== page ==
The Israeli Supreme Court:
landmark of Jerusalem architecture

The Israeli Supreme Court building is Jerusalem's site for conspiracy theorists and lovers of Freemason iconography. Actually, the building is a lovely example of modern Jerusalem architecture and well worth a tour for its own sake. The New York Times even called it "Israel's finest public building."

You can make up your own mind after you take the guided tour whether you want to appreciate it for what it is, or choose to side with the Dan Brown aficionados.

It all began when Dorothy de Rothschild wrote to the Israeli government and offered to build a home for the Israeli Supreme Court. Until then, the court had been housed in rather unimpressive digs for such an august institution.

There were three stipulations attached to her gift: she got to pick the site, she got to choose the architects and no one would ever know what it cost to build it.

A Synthesis of Jerusalem Architecture Through The Ages

The building was designed by Ram Karmi and Ada Karmi-Melamede, who, rumor has it, are descendants of a close associate of the Rothschild family several generations back. True or not, they are two of Israel's most recognized architects, and for good reason.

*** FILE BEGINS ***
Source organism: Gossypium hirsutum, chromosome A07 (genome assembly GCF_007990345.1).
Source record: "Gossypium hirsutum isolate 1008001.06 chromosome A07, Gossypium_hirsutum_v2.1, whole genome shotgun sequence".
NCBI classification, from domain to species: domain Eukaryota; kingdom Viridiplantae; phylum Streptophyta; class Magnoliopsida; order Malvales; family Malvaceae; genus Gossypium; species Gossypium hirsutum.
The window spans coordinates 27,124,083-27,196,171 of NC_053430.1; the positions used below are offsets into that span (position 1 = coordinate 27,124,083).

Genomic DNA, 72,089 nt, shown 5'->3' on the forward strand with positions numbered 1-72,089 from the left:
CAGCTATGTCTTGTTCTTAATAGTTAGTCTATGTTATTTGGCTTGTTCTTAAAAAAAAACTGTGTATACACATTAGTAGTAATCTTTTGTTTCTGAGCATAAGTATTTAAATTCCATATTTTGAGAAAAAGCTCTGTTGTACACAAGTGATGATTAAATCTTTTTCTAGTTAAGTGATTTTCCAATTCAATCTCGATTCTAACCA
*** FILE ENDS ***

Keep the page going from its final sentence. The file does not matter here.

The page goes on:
israeli supreme court

In an imaginative blend of old and new, both in building materials and in design, the architects sought to highlight Jerusalem’s unique merging of ancient sources of wisdom and modernity. Many of the structures elements were inspired by verses in the Torah relating to justice or recall ancient Jerusalem landmarks. For example, the pyramid at the heart of the law library was inspired by the tombs of Zechariah and Absalom in the Kidron Valley and the stream in the courtyard is there because of Biblical verses that compare justice to water.

It is connected by a walkway to the Knesset, Israel's parliament building, which was an earlier gift of Dorothy de Rothschild's husband.

The Israeli Supreme Court building has been praised as a serious attempt to integrate the multitude of building traditions in Jerusalem. The wide-ranging references to Jerusalem traditions and religious sources make a guided tour of this place simply fascinating. I highly recommend it – this is a really cool building, and even more so once you understand what the architects were doing.

Of course, all these references are also what make the Supreme Court the focus of such attention from conspiracy theorists, who relish the overload of symbolism to be found, going on at lengths about the ominous Masonic meanings inherent in the copper pyramid, Egyptian obelisk, motifs of light and dark, Asian gardens and, even, the Greek meaning of Dorothy's name ("gift of G-d").

Whether you're into Masonic iconography or simply appreciate good architecture, enjoy your visit here – it can be lots of fun.

Tours Sun through Thurs:
11:00 Hebrew
12:00 English

Guided Tours for groups of more than 10 people, are available by advance reservation. Call 02-675-9612/3 to book, or for more updated tour info during the months of July, August and holidays.

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